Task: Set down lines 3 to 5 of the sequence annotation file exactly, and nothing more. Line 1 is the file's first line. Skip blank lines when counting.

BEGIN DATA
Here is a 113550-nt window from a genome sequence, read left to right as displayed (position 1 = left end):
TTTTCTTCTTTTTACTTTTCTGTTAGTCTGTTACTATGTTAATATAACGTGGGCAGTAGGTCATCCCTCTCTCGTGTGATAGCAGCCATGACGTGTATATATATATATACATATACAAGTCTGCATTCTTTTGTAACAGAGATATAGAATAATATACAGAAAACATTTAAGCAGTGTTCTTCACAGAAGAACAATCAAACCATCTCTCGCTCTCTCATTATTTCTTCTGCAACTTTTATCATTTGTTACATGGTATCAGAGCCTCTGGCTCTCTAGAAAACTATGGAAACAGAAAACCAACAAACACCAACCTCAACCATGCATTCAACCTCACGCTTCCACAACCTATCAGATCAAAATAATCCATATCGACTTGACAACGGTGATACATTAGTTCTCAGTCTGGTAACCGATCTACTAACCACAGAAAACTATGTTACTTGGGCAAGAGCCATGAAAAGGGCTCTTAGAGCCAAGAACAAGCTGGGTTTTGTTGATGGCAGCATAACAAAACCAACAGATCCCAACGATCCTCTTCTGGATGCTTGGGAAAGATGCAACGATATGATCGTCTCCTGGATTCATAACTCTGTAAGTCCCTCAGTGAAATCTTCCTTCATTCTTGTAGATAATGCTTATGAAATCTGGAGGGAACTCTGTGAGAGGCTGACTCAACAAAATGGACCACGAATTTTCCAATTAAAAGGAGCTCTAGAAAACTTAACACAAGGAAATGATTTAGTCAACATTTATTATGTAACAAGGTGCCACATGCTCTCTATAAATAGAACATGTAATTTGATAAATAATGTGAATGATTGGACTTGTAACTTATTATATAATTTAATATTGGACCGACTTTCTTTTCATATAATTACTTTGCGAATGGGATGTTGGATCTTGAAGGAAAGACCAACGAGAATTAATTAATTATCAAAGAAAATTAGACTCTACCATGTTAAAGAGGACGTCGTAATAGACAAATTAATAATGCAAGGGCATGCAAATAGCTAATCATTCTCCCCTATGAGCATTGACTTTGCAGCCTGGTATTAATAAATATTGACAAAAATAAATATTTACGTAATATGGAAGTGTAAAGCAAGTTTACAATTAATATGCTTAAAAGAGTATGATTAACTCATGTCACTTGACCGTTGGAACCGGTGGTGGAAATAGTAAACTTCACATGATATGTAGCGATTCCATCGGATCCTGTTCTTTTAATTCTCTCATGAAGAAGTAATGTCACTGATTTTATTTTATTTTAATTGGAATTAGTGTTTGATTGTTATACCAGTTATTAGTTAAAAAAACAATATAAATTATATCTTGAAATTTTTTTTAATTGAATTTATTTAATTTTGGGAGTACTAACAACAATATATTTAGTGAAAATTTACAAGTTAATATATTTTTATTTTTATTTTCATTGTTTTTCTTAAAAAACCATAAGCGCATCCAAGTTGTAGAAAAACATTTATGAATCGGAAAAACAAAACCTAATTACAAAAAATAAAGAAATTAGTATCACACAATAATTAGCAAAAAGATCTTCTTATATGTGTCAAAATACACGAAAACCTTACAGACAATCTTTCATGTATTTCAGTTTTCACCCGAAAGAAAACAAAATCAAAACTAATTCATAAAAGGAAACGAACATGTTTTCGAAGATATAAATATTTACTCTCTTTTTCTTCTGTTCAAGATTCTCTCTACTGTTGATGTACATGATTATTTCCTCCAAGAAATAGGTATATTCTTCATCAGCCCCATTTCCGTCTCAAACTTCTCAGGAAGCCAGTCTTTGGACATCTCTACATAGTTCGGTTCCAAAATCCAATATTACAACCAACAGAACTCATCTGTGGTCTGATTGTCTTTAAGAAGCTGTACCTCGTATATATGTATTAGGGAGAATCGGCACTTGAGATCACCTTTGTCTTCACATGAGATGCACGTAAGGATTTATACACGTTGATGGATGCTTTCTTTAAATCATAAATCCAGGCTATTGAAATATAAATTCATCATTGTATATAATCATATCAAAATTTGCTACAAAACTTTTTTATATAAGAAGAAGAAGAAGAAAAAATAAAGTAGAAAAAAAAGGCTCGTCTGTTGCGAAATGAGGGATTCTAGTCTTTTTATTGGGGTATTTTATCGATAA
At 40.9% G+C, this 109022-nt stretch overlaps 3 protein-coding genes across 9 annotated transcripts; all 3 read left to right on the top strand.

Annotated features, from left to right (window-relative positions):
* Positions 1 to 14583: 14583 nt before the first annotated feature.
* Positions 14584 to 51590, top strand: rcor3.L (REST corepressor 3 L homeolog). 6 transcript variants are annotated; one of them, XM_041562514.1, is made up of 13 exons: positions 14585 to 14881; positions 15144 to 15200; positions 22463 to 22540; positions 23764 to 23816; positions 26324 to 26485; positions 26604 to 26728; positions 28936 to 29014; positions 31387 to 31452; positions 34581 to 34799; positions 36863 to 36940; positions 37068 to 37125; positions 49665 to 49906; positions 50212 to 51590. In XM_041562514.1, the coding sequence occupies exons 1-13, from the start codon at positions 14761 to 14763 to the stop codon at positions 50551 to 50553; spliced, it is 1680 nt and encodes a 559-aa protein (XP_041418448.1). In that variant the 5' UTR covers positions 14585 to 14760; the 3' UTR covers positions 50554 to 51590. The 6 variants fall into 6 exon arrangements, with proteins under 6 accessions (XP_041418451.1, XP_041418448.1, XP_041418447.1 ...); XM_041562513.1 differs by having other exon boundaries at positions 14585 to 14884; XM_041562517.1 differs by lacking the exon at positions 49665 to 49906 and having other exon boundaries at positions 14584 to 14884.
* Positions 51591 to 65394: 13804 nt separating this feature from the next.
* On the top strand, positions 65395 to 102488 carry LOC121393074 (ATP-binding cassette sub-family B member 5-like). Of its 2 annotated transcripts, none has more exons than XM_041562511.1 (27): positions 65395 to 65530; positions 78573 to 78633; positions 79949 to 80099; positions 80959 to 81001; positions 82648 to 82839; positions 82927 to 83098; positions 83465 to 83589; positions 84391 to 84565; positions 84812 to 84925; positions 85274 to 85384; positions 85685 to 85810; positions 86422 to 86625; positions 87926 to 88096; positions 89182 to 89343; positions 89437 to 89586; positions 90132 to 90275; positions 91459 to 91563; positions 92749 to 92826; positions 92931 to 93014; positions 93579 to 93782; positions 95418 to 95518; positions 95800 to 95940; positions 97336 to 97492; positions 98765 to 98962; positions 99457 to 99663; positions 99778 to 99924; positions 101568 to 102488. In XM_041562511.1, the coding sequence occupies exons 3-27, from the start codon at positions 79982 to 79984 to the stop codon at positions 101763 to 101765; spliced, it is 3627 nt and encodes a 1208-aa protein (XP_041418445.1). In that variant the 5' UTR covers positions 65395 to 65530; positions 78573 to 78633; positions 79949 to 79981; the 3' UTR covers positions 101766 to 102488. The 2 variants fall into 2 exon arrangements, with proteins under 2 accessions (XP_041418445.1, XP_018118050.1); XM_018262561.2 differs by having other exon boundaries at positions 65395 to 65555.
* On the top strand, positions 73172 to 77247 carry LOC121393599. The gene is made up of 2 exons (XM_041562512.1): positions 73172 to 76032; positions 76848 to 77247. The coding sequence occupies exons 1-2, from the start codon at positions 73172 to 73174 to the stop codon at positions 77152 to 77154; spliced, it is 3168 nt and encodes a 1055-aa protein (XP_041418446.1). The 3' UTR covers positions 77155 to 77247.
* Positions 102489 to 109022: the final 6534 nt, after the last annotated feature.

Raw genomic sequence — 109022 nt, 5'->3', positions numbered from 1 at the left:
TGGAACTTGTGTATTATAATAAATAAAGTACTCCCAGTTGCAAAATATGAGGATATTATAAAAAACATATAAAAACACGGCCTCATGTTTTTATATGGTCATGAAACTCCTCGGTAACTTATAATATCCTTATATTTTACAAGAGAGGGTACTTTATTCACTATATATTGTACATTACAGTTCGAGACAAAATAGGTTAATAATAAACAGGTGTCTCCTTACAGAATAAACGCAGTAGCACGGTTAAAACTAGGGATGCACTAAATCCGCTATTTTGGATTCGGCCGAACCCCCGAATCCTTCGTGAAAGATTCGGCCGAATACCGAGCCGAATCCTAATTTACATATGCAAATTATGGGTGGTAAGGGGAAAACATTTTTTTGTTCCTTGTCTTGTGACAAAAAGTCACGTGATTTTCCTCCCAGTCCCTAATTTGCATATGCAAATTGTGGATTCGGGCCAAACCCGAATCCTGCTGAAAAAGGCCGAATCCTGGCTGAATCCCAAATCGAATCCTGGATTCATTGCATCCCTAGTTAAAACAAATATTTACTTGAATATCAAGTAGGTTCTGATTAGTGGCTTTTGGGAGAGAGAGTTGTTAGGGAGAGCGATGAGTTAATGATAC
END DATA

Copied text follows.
At 40.9% G+C, this 109022-nt stretch overlaps 3 protein-coding genes across 9 annotated transcripts; all 3 read left to right on the top strand.

Annotated features, from left to right (window-relative positions):
* Positions 1 to 14583: 14583 nt before the first annotated feature.